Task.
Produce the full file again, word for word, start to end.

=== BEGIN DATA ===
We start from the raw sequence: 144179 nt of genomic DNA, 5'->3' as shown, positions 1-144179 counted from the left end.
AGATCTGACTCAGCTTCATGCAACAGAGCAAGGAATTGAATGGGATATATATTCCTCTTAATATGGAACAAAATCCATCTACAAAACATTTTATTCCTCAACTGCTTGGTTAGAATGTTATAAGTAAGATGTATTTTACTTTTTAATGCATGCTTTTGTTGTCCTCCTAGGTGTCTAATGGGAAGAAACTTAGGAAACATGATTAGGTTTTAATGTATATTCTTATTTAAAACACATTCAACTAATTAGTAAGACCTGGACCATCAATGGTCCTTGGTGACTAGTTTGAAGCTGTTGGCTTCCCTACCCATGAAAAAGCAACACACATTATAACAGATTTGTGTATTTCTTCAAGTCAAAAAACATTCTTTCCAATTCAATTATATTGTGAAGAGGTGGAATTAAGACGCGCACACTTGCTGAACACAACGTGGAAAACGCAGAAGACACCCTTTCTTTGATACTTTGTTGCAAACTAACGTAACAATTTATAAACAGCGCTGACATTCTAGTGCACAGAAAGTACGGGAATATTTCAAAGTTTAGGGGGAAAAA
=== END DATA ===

We start from the raw sequence: 144179 nt of genomic DNA, 5'->3' as shown, positions 1-144179 counted from the left end.
AGATCTGACTCAGCTTCATGCAACAGAGCAAGGAATTGAATGGGATATATATTCCTCTTAATATGGAACAAAATCCATCTACAAAACATTTTATTCCTCAACTGCTTGGTTAGAATGTTATAAGTAAGATGTATTTTACTTTTTAATGCATGCTTTTGTTGTCCTCCTAGGTGTCTAATGGGAAGAAACTTAGGAAACATGATTAGGTTTTAATGTATATTCTTATTTAAAACACATTCAACTAATTAGTAAGACCTGGACCATCAATGGTCCTTGGTGACTAGTTTGAAGCTGTTGGCTTCCCTACCCATGAAAAAGCAACACACATTATAACAGATTTGTGTATTTCTTCAAGTCAAAAAACATTCTTTCCAATTCAATTATATTGTGAAGAGGTGGAATTAAGACGCGCACACTTGCTGAACACAACGTGGAAAACGCAGAAGACACCCTTTCTTTGATACTTTGTTGCAAACTAACGTAACAATTTATAAACAGCGCTGACATTCTAGTGCACAGAAAGTACGGGAATATTTCAAAGTTTAGGGGGAAAAA